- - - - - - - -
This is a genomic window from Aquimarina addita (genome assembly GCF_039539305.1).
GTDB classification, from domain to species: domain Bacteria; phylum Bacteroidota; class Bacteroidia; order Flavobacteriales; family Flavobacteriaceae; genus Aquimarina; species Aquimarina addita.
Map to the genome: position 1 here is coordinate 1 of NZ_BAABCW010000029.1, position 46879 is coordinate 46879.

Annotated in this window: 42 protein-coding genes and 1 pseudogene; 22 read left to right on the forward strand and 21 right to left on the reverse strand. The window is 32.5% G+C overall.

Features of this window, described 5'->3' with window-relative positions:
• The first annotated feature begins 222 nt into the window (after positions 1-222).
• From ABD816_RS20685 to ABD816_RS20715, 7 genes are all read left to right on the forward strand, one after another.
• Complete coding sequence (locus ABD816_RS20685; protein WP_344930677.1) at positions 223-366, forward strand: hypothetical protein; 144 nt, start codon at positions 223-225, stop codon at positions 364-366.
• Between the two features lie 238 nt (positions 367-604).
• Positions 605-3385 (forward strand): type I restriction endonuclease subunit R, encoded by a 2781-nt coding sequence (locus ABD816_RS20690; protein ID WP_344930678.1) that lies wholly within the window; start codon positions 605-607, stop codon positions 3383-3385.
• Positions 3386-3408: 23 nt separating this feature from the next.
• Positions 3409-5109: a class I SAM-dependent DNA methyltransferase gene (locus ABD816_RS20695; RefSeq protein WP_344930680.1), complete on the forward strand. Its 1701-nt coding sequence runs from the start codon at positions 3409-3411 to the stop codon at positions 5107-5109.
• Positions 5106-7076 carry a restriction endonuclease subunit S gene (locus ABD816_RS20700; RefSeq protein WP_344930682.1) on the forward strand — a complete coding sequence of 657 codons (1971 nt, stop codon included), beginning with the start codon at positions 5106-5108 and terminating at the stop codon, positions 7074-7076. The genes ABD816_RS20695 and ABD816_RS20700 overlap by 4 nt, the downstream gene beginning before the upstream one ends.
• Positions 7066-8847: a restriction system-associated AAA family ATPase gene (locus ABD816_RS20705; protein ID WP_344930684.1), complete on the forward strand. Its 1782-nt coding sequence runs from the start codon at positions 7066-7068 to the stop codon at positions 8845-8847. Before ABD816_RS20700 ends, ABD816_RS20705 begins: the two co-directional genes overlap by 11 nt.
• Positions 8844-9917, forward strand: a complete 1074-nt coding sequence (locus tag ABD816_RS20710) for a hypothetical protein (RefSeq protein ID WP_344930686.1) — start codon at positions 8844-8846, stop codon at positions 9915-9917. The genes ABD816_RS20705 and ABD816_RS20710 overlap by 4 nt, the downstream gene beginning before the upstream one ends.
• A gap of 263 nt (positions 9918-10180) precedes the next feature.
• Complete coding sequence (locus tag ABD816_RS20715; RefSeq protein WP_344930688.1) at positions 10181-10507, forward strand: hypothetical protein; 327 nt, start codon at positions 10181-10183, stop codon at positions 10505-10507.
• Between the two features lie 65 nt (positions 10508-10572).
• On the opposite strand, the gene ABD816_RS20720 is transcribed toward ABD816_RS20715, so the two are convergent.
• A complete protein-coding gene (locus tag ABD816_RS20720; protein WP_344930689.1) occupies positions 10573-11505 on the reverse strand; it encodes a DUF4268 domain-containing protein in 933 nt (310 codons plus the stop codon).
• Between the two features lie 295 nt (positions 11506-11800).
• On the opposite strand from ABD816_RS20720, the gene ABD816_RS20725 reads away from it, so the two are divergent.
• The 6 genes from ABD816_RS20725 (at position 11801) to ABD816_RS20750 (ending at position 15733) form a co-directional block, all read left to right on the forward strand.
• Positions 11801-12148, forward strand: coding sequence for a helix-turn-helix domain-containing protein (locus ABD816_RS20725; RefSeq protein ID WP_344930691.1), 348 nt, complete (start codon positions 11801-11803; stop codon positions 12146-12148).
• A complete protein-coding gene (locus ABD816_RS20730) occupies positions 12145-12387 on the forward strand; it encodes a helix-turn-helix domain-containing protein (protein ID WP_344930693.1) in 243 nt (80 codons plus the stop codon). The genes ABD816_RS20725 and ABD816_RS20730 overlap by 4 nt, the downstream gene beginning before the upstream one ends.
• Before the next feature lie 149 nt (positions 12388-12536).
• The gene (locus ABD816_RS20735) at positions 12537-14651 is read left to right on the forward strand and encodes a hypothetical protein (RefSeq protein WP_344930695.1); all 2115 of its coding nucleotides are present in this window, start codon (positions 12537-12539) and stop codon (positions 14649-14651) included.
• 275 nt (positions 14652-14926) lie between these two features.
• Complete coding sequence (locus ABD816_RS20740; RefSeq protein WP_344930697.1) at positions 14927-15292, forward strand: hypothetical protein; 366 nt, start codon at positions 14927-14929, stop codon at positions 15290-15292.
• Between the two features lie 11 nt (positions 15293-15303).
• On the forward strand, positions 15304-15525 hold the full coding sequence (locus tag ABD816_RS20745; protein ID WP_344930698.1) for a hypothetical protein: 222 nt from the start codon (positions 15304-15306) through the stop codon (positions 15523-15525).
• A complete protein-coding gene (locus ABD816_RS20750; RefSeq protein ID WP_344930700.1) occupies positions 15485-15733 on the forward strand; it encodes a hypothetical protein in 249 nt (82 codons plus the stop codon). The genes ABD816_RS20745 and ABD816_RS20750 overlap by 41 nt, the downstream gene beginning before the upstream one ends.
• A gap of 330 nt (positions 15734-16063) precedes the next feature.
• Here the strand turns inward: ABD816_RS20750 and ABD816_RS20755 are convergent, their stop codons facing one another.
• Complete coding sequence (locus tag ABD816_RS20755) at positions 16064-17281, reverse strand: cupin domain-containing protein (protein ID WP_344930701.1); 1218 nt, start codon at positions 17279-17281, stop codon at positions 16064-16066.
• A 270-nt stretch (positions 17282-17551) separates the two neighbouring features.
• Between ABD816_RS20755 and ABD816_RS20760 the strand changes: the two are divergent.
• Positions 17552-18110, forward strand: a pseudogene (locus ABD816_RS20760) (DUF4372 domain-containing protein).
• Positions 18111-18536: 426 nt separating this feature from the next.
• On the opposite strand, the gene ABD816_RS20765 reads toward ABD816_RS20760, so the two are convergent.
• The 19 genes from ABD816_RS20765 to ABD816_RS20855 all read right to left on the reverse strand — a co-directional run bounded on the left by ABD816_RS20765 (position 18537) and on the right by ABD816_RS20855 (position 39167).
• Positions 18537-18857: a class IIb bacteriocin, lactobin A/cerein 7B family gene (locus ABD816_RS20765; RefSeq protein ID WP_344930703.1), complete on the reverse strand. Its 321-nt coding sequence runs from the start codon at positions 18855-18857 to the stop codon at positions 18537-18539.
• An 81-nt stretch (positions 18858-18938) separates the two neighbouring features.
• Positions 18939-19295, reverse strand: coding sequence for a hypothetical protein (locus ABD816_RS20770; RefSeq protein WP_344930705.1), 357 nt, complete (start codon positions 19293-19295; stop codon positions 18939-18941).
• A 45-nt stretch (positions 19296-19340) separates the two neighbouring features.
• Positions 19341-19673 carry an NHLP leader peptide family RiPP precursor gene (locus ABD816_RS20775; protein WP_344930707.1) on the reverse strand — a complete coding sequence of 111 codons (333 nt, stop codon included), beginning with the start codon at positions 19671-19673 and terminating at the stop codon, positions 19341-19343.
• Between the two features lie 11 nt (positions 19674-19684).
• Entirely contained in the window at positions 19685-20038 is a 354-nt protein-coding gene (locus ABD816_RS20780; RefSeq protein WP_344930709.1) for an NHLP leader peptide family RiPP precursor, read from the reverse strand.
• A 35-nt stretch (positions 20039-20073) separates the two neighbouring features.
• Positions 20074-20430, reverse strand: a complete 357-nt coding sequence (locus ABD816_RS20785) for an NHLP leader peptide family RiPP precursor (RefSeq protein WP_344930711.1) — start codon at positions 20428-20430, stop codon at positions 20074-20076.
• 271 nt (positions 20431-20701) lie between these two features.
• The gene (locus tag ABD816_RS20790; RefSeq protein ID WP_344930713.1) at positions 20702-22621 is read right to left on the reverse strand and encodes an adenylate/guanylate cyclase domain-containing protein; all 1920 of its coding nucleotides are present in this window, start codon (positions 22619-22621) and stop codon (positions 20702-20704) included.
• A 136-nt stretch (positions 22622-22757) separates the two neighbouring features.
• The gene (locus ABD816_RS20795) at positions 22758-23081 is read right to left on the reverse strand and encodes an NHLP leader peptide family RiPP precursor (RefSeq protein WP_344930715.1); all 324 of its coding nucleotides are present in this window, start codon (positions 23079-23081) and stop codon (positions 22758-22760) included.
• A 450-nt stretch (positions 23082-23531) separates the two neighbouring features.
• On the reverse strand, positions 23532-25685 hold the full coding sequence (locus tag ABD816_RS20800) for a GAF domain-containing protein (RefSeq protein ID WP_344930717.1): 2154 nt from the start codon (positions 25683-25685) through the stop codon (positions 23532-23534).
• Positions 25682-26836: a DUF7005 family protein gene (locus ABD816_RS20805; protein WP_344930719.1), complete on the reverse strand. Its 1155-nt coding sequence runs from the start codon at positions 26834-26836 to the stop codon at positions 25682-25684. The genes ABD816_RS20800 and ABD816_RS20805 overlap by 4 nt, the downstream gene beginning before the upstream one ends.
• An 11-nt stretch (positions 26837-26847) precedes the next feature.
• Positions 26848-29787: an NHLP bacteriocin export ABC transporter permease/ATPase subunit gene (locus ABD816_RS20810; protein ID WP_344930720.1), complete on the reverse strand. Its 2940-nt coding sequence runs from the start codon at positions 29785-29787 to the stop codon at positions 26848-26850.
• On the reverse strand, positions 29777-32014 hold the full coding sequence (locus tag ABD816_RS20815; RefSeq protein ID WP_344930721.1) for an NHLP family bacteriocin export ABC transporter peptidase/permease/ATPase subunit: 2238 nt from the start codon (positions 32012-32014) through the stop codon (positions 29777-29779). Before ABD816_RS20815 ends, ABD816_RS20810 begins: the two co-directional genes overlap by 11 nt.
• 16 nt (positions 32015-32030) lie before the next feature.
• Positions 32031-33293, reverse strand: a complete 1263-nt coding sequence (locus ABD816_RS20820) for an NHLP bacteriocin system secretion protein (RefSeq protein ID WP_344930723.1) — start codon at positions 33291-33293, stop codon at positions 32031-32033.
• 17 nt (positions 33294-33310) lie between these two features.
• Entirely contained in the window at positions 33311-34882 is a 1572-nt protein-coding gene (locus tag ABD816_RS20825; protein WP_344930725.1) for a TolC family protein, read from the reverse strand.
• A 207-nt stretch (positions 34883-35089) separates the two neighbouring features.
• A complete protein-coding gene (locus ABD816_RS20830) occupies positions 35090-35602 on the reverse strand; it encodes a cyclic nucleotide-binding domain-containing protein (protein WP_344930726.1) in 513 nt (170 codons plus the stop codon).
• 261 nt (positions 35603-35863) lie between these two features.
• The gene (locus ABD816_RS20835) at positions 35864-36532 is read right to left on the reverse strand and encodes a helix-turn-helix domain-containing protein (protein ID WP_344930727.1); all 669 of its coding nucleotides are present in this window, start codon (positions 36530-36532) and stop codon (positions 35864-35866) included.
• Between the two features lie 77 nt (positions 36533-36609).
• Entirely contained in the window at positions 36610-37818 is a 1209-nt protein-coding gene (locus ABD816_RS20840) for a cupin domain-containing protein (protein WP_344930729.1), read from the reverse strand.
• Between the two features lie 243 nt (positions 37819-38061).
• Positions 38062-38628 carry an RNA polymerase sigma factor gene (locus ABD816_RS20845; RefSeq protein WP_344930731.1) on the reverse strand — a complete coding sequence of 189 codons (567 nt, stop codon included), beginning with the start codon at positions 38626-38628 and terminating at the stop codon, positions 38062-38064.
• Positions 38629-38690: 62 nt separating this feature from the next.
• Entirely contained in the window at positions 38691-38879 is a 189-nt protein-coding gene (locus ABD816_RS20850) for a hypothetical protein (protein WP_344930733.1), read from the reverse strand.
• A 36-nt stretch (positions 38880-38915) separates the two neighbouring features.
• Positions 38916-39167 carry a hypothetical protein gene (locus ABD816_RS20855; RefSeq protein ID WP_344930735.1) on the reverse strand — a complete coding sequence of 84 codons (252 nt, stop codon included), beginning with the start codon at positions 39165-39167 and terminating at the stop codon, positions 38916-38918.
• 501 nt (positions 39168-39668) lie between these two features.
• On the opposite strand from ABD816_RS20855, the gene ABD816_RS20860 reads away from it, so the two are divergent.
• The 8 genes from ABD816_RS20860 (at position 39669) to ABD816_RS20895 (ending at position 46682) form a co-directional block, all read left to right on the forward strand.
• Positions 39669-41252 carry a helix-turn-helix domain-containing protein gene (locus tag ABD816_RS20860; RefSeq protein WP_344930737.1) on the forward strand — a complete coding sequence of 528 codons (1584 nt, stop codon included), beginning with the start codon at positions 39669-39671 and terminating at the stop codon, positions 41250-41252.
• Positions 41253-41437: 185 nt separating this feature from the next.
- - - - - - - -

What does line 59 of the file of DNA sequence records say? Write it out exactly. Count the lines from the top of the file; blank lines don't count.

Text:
• Positions 26848-29787: an NHLP bacteriocin export ABC transporter permease/ATPase subunit gene (locus ABD816_RS20810; protein ID WP_344930720.1), complete on the reverse strand. Its 2940-nt coding sequence runs from the start codon at positions 29785-29787 to the stop codon at positions 26848-26850.